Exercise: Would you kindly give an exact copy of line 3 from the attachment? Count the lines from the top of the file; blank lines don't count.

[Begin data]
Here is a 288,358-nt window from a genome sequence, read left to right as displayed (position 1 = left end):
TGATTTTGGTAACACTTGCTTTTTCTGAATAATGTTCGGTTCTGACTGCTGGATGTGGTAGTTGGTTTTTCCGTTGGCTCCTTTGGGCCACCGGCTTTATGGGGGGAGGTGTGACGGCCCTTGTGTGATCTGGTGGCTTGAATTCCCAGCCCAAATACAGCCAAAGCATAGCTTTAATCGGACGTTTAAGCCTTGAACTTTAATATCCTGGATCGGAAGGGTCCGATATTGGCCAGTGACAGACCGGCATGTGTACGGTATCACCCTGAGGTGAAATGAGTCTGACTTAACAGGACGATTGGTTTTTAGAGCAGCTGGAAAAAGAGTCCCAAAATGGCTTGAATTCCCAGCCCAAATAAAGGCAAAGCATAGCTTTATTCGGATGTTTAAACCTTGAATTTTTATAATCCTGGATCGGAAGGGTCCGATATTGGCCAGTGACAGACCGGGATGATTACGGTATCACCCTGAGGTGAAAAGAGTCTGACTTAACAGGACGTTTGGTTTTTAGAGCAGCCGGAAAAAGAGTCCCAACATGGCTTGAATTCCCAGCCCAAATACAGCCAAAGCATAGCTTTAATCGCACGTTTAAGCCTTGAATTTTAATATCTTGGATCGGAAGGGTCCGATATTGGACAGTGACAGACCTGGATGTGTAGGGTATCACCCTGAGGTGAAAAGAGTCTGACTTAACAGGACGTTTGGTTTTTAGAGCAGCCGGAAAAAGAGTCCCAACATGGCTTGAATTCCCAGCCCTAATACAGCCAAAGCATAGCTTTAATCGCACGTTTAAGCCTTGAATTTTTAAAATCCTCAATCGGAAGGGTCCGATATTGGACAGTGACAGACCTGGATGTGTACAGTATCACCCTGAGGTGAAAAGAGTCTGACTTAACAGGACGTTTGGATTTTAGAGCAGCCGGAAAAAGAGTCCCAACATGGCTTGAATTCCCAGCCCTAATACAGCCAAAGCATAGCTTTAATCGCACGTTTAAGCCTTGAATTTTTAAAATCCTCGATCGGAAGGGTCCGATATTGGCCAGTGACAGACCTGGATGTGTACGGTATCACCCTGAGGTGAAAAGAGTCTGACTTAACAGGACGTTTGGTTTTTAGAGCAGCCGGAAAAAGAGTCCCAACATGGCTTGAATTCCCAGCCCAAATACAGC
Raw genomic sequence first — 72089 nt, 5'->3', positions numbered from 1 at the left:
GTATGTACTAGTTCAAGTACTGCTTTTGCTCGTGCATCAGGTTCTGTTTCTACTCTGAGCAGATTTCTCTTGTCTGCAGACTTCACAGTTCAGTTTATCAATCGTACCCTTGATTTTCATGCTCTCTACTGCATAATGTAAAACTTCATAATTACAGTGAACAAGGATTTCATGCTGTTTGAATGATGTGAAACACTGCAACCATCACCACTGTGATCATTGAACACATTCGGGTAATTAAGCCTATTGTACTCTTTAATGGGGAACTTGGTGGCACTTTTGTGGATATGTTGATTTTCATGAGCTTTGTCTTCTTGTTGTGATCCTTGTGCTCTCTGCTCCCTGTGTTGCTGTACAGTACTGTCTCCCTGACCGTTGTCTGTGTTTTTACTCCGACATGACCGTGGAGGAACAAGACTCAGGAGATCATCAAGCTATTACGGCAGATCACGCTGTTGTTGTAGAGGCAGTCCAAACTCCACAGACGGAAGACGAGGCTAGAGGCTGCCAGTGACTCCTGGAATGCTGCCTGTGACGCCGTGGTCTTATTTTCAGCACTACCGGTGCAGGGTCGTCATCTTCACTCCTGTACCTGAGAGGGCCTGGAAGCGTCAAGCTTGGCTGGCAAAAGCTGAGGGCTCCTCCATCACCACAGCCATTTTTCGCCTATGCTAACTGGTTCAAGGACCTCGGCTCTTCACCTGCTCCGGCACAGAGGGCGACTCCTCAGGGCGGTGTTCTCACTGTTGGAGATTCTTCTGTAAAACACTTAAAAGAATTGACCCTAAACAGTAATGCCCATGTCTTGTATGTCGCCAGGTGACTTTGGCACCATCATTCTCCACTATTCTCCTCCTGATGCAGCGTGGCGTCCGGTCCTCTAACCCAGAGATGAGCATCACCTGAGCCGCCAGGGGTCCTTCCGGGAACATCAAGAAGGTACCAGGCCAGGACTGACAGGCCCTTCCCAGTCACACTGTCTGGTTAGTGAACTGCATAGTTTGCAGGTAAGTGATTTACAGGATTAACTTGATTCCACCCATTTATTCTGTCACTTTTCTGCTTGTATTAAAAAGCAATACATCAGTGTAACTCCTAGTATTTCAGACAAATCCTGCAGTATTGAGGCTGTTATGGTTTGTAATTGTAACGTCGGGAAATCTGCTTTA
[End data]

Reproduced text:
Raw genomic sequence first — 72089 nt, 5'->3', positions numbered from 1 at the left: